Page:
Resilient Fox

These fox bowls remind me of my daughter Anna. She is 
sometimes fierce and quick, other times cautious and quiet, 
always witty and clever. The fox character first showed up 
in my sketch responses to LouAnn Shepard Muhm's poem 
Litany. Litany is about hope and resilience, and the fox
has come to represent resilience, to me.
That this counterfeited window may allow the scent of sedge. --LouAnn Shepard Muhm
Today, I am thinking a lot about resilience, what I wish for
all my loved ones in the face of life's disappointments and
difficult challenges.
When you are truly doing something new, something that
doesn't have a recipe or formula, it takes resilience through
the fear and uncertainty. "Hope begins in the dark, the 
stubborn hope that if you just show up and try to do the 
right thing, the dawn will come. You wait and watch and 
work: you don't give up."  ― Anne Lamott
Writers and artists know this--our gifts are meant to be
shared. To hoard and hide our gifts is cowardly. We know
our gifts for words or images aren't truly realized until shared,
and possibly help others. Anna, a voracious reader and aspiring
writer, understands this."When writers make us shake our 
heads with the exactness of their prose and their truths, 
and even make us laugh about ourselves or life, our 
buoyancy is restored. We are given a shot at dancing with, 
or at least clapping along with, the absurdity of life, instead 
of being squashed by it over and over again. It's like singing 
on a boat during a terrible storm at sea. You can't stop the 
raging storm, but singing can change the hearts and spirits 
of the people who are together on that ship.”
― Anne Lamott, Bird by Bird

That we may gaze out from our husks, toward the greening promise. --LouAnn Shepard Muhm


After Reassurances

Our first exhibit of Reassurances is done. Some takeaway points:

 1. Most things are more than worth the wait. Here I am seeing the exhibit for the first time at Cedar Crest College in Allentown, PA, relieved and grateful that LouAnn and I didn't drop the ball over the last four years. Thank you to Jill, Brian, Nancy, the entire Cedar Crest Art department, driver Chuck, students, staff and administration of Cedar Crest College, and photographer Tom. They all made us feel welcome, even though our zealous Minnesota hugging habits surprised a few!
2. Community engagement connects us in unexpected and lovely ways. Fellow artist, Minnesota native, and Cedar Crest Art professor and department chair, Jill Odegaard, led a community engagement project in conjunction with our exhibit. 100 college student and staff bowls, made from paper pulp, clay and mixed-mediums and inscribed with their own writing against fears, were on display in the entrance of the gallery. Most of the bowls were created by students for art courses, but a few were created by college staff. Students started with an online Skype writing workshop with LouAnn, and then made bowls. Later, Cedar Crest staff were invited to participate in bowl-making too... bonding ensued. And, we're told, the closing reception was more highly attended than usual. A student shared with us the story about how she got to know a staff member from another department at one of these community bowl-making workshops, and they were excited to find out just how much they have in common and exchanged phone numbers. New connections that may not happen otherwise--this was a whole new scale of collaboration for us, and we thank Jill for teaching us more about it! (NY Times article, The Art of Community Engagement.)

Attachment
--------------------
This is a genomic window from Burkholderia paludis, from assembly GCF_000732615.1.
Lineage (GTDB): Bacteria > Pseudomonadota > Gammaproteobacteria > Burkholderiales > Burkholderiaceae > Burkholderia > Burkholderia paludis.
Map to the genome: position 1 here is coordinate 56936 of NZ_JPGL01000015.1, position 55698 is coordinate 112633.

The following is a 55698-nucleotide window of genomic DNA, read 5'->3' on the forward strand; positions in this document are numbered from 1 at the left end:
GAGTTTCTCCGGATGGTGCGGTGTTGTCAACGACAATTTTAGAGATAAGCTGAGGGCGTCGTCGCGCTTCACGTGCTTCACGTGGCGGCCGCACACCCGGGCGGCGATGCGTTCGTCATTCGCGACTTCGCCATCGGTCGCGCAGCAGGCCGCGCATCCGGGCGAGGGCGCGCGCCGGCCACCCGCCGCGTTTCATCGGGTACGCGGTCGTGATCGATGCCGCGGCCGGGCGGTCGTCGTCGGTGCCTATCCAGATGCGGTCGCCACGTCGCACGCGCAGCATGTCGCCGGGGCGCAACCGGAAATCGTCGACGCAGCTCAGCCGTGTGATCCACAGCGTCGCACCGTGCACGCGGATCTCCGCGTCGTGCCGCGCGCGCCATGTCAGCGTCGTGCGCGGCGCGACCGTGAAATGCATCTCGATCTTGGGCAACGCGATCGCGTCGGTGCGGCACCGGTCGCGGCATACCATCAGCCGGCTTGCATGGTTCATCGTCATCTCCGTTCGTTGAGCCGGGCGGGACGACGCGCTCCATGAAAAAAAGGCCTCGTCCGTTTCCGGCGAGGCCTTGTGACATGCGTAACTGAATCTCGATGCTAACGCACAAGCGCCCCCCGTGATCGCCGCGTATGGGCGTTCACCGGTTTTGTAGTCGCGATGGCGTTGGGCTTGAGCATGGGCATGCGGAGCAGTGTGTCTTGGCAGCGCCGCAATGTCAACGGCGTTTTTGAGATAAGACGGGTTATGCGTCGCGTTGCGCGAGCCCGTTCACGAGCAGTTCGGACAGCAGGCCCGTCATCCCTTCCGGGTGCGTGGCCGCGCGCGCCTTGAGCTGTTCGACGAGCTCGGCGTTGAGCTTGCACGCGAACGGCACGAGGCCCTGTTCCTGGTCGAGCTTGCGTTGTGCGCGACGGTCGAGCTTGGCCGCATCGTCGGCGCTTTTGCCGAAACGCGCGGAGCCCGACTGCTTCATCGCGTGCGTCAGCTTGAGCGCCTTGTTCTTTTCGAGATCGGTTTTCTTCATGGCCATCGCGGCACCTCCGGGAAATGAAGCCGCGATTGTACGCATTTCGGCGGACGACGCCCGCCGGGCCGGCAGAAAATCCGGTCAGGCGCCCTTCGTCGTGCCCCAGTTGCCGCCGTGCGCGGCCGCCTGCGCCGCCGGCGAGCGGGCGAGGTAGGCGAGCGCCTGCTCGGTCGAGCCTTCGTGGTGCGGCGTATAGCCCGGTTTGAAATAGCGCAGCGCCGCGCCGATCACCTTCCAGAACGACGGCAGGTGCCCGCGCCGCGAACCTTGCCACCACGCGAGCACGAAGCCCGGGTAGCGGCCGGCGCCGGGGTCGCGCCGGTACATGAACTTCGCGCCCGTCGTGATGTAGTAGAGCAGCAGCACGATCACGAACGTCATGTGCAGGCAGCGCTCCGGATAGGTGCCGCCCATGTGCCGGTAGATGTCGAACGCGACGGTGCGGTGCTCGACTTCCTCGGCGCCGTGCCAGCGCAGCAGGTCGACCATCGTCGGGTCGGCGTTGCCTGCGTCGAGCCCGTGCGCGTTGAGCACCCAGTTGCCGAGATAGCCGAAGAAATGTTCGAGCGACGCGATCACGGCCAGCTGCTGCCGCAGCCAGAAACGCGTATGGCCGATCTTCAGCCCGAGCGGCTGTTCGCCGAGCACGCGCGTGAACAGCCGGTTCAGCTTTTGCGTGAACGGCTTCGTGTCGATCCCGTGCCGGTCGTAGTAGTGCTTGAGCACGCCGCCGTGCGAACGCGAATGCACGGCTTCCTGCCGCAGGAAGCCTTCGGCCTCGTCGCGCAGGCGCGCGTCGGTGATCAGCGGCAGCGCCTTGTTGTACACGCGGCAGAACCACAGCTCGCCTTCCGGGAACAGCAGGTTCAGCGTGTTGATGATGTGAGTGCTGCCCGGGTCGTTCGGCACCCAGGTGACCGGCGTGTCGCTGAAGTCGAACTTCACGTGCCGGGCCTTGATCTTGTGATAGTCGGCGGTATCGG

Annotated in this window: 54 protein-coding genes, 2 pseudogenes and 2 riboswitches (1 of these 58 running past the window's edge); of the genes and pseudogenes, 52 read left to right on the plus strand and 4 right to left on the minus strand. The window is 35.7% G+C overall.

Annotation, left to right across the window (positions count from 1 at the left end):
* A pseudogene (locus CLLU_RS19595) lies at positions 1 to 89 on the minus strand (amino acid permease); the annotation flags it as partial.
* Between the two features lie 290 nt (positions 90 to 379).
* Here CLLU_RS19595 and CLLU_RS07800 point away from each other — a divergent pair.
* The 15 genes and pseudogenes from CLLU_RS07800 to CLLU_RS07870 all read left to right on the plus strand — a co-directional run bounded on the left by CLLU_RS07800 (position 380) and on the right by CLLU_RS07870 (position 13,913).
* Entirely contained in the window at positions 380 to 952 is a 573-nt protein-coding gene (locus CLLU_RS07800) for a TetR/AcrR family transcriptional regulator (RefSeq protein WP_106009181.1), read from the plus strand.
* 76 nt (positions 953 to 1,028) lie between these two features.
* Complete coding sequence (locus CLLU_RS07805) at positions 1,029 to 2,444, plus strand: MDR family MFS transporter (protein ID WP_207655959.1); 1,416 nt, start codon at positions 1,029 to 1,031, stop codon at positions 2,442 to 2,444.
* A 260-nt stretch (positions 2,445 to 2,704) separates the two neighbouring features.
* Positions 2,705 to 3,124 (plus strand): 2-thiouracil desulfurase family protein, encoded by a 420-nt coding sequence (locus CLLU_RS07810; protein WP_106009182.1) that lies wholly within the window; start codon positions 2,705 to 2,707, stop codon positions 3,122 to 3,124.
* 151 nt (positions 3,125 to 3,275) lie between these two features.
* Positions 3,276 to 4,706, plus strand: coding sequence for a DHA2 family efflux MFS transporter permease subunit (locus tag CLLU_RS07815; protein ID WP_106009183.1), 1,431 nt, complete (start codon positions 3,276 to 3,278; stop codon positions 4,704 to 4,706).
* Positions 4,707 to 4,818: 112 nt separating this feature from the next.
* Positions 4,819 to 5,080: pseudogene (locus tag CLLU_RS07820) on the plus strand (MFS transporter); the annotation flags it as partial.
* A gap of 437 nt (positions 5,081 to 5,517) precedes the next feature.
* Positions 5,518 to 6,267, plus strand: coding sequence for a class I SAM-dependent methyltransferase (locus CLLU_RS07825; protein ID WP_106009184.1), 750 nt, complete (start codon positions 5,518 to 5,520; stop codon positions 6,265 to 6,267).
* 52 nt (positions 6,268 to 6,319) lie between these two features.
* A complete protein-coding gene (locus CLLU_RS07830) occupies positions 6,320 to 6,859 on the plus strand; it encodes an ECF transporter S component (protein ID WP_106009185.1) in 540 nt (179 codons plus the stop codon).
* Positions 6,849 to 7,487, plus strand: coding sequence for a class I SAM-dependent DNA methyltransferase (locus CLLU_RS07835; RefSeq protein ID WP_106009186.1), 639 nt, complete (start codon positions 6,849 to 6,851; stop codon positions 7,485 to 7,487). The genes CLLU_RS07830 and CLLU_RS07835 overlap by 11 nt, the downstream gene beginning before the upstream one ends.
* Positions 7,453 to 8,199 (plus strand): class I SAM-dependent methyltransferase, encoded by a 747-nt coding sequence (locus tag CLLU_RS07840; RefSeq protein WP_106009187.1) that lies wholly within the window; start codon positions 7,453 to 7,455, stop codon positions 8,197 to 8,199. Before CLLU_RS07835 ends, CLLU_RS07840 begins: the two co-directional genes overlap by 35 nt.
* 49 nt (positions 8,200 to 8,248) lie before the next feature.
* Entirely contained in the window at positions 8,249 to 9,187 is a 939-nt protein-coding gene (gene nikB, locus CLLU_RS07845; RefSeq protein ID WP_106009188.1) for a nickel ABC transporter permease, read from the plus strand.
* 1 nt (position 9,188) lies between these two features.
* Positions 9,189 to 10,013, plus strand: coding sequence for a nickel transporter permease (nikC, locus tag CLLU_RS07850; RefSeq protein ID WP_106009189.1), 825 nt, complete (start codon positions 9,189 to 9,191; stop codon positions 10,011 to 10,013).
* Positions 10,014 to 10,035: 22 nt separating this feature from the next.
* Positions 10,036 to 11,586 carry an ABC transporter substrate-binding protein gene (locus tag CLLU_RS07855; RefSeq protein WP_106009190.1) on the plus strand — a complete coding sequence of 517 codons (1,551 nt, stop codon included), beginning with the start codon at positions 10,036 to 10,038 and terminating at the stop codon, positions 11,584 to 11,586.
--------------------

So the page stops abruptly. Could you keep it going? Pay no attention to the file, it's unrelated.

The crowd ready to hear the artists speak.
The students were so proud and excited about their own bowls.
Cedar Crest student and staff bowls by the entrance of the gallery.

Me, speaking with my hands, or perhaps trying to form a bowl out of thin air!

 LouAnn and I, relaxed and already percolating more ideas.

3. Walk into the the unknown, carrying your fascinations and obsessions. For me these doors-within-doors paintings provide a balance to the exhibit. They are still pretty new to me, but the theme of our artists' talk turned out to be "There is not a formula for collaborating or making art, but pay attention and don't ignore the natural progressions and obsessions that keep showing up in your work, thoughts, and path." Doors, like the sheep and pears in my past work, could be cliche symbols or powerful personal metaphors. The 'door within the door' in these works relates to really paying attention to the beauty of the every day--the subtle, hidden door within the door that transforms the ordinary into the extraordinary.

Displayed curved from the gallery wall, echoing the curves of the bowls.